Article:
OK, you don't Like your results.
Undoing and Re-pinning 101
A,B,C etc,

These are the type of things that are needed in your docs. If its too simplistic for some they can just move on, but the majority of people don't know your software well enough because the lack of micro tutorials. This is why people sucked up Protons tutes like rain in a desert.

Here are some tips gleaned from one of the threads on IKB

These would be good to put in at the appropriate place in the manual.


Quote:
Originally Posted by Dirk View Post
You can multi-select several bones in IKB by pressing ctrl and selecting them. That way it's possible to fix several IBK nodes at a time.

With several consecutive nodes fixed and selected, it's possible to bake those nodes and, for example, make sure that a foot stays firmly on the ground.


Quote:
Originally Posted by Dirk View Post
With several nodes fixed and selected, You can bake as many feet or hands or whatever in place, just make sure to set IKstops at the shoulders or hips.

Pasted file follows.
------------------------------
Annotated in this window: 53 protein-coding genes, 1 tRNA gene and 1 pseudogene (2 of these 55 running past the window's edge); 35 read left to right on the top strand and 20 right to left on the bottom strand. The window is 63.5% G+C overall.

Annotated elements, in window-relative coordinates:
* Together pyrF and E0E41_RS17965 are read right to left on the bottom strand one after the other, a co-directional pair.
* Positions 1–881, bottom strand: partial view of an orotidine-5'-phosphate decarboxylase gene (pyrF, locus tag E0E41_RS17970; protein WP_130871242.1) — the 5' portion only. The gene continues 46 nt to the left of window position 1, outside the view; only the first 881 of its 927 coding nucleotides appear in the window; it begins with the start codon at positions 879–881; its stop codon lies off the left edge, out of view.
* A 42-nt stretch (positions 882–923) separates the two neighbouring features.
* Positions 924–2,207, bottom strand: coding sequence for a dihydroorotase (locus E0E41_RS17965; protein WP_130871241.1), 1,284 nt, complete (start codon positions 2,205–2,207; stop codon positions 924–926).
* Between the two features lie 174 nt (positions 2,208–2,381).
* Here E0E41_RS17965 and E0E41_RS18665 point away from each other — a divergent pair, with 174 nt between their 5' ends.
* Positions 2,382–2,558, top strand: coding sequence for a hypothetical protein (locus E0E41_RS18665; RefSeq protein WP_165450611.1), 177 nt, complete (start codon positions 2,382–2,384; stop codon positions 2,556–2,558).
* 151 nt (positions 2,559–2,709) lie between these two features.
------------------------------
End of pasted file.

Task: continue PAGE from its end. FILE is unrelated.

You can also bind one node, for example at the toes of one foot, and bake the other foot with several fixed and selected nodes.

The only thing that's not possible is to bind the motion of more than one limb, because bind will always create keyframes at the top of the hierarchy regardless of IKstops. So trying to bind two or more limbs would always overwrite one of the bind-motions.

Surrealist.
07-22-2008, 12:59 AM
Here is a great resource you owe yourself a visit to.

www.ikboost.com (http://www.ikboost.com)

This article (http://ikboost.com/develop/lw_ik-vs-ikb-a-comparitive-analysis/) in particular.

jin choung
07-22-2008, 02:06 AM
i think a step by step walkthrough of the workflow involved in keyframe animating a leisurely walk cycle (or a portion thereof) of a human biped with heel/toe/flat foot plants - with an appropriately clear model - i.e. no hiding.

and demonstrating all the features and cover most/all caveats during that walk demo.

many suspect that if there is no "planting" as in a slow walk, ikb can be useful. but demoing fish or squid does not give anyone a good indication of the limits and potential pitfalls.

don't demonstrate easy stuff. demonstrate hard stuff. feet plants. leisurely walk. no hiding. no dodging. no excuses. tackle all the issues that maybe present head on.